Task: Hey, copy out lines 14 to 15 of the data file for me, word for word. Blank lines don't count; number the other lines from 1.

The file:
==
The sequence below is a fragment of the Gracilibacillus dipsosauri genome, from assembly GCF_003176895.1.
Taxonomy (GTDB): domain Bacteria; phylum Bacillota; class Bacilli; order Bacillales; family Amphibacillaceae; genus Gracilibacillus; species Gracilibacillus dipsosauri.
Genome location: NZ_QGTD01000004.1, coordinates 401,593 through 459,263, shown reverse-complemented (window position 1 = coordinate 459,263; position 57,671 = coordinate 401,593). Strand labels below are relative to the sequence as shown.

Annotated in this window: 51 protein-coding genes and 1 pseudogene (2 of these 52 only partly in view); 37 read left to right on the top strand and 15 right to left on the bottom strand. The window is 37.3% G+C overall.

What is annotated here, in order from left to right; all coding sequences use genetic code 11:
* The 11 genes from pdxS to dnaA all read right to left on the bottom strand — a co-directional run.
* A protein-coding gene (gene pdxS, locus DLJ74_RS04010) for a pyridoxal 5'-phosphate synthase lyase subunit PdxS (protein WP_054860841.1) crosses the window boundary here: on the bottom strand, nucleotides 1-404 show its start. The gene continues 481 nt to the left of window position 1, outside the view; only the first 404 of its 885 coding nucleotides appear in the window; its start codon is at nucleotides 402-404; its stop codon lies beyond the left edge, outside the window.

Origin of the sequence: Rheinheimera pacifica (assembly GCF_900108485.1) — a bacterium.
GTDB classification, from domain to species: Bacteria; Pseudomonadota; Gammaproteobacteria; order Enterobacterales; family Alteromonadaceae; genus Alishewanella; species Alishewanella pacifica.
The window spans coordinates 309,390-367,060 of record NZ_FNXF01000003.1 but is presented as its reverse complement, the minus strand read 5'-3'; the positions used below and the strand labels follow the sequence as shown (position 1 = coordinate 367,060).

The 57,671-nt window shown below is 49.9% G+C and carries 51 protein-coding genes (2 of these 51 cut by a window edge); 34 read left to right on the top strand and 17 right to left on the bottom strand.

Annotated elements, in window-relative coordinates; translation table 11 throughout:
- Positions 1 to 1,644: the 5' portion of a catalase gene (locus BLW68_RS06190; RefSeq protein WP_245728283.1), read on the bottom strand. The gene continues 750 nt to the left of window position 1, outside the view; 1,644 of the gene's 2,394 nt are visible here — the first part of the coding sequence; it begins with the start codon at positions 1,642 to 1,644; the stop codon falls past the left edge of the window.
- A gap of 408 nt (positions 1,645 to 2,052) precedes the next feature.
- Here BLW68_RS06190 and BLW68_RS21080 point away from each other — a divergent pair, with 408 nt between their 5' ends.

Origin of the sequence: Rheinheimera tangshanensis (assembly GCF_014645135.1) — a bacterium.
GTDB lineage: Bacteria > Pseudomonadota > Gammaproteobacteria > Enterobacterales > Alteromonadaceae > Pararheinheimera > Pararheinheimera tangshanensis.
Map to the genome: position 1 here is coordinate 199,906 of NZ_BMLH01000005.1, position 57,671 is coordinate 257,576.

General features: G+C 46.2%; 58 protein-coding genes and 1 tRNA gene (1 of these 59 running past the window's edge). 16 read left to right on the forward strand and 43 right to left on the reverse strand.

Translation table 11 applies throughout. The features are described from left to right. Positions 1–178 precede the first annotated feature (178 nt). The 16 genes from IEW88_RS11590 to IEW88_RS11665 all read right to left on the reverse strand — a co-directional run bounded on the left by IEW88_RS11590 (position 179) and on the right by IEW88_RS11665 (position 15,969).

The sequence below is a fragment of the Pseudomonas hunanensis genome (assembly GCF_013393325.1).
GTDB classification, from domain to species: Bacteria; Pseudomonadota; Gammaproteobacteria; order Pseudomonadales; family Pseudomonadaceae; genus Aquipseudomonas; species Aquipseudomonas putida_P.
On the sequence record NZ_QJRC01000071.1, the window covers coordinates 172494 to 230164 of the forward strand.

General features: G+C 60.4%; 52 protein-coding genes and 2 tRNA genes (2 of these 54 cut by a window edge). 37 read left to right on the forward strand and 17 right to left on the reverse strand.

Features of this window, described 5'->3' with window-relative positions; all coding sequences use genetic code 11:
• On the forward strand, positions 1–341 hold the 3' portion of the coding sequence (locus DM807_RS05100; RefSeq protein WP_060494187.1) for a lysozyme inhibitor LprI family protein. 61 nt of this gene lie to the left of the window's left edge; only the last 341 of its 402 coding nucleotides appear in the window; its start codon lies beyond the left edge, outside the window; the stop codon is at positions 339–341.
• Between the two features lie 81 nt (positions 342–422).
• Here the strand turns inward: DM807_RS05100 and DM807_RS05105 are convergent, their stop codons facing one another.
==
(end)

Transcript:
- A gap of 408 nt (positions 1,645 to 2,052) precedes the next feature.
- Here BLW68_RS06190 and BLW68_RS21080 point away from each other — a divergent pair, with 408 nt between their 5' ends.